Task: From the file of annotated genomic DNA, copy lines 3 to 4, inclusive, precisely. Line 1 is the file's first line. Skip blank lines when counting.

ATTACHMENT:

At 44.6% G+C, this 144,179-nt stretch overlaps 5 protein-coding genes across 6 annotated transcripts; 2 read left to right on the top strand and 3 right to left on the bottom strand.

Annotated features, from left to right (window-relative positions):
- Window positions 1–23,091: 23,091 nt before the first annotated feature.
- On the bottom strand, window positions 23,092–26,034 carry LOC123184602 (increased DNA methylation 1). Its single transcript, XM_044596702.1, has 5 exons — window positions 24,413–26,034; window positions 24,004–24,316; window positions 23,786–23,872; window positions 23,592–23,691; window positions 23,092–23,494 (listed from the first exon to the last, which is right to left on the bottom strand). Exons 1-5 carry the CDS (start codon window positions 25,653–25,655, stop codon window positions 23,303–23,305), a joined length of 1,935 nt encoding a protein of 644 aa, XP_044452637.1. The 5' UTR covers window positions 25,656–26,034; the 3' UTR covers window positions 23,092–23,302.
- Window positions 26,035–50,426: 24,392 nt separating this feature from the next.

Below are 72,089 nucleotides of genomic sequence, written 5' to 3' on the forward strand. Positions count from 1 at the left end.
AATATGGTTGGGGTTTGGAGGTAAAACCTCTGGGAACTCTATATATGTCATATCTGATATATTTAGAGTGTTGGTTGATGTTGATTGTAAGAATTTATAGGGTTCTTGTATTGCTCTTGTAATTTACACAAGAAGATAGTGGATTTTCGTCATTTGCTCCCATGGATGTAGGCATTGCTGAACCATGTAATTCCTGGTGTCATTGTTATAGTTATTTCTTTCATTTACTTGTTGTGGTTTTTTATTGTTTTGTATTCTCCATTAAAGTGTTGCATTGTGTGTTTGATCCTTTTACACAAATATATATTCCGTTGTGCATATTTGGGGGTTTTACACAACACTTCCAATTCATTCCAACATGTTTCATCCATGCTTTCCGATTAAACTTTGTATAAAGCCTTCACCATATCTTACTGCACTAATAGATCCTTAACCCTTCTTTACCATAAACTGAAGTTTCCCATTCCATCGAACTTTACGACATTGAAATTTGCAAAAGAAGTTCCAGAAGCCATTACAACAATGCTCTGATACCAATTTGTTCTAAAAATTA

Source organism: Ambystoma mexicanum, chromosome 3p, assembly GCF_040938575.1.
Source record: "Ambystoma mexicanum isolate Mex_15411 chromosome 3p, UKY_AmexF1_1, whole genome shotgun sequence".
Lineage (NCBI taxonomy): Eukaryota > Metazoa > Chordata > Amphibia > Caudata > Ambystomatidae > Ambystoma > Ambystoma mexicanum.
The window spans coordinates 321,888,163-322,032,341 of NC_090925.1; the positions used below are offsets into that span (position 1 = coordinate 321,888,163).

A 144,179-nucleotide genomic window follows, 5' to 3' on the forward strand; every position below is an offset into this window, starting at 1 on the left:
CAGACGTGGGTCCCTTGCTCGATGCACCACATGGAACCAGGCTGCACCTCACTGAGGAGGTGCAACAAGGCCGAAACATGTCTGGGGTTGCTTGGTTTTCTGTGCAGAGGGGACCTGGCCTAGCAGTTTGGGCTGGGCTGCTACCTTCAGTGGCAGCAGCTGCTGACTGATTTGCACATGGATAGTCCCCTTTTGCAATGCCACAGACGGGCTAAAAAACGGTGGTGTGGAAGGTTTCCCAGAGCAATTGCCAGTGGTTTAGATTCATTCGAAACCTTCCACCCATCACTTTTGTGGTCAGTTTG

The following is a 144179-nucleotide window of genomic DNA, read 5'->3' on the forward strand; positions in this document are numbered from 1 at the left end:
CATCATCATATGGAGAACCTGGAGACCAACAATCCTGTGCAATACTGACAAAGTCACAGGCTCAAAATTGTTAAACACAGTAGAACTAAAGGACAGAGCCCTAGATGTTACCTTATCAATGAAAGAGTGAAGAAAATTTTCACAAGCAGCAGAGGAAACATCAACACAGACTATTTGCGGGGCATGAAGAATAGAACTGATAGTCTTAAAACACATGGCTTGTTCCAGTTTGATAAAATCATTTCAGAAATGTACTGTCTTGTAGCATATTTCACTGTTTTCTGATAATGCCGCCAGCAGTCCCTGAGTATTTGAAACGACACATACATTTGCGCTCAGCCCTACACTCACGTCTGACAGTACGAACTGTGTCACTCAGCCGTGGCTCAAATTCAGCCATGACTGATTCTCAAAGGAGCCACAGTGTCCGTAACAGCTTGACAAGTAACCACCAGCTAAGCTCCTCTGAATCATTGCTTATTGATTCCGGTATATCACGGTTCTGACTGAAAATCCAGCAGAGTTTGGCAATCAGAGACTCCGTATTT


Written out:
- Window positions 1–23,091: 23,091 nt before the first annotated feature.
- On the bottom strand, window positions 23,092–26,034 carry LOC123184602 (increased DNA methylation 1). Its single transcript, XM_044596702.1, has 5 exons — window positions 24,413–26,034; window positions 24,004–24,316; window positions 23,786–23,872; window positions 23,592–23,691; window positions 23,092–23,494 (listed from the first exon to the last, which is right to left on the bottom strand). Exons 1-5 carry the CDS (start codon window positions 25,653–25,655, stop codon window positions 23,303–23,305), a joined length of 1,935 nt encoding a protein of 644 aa, XP_044452637.1. The 5' UTR covers window positions 25,656–26,034; the 3' UTR covers window positions 23,092–23,302.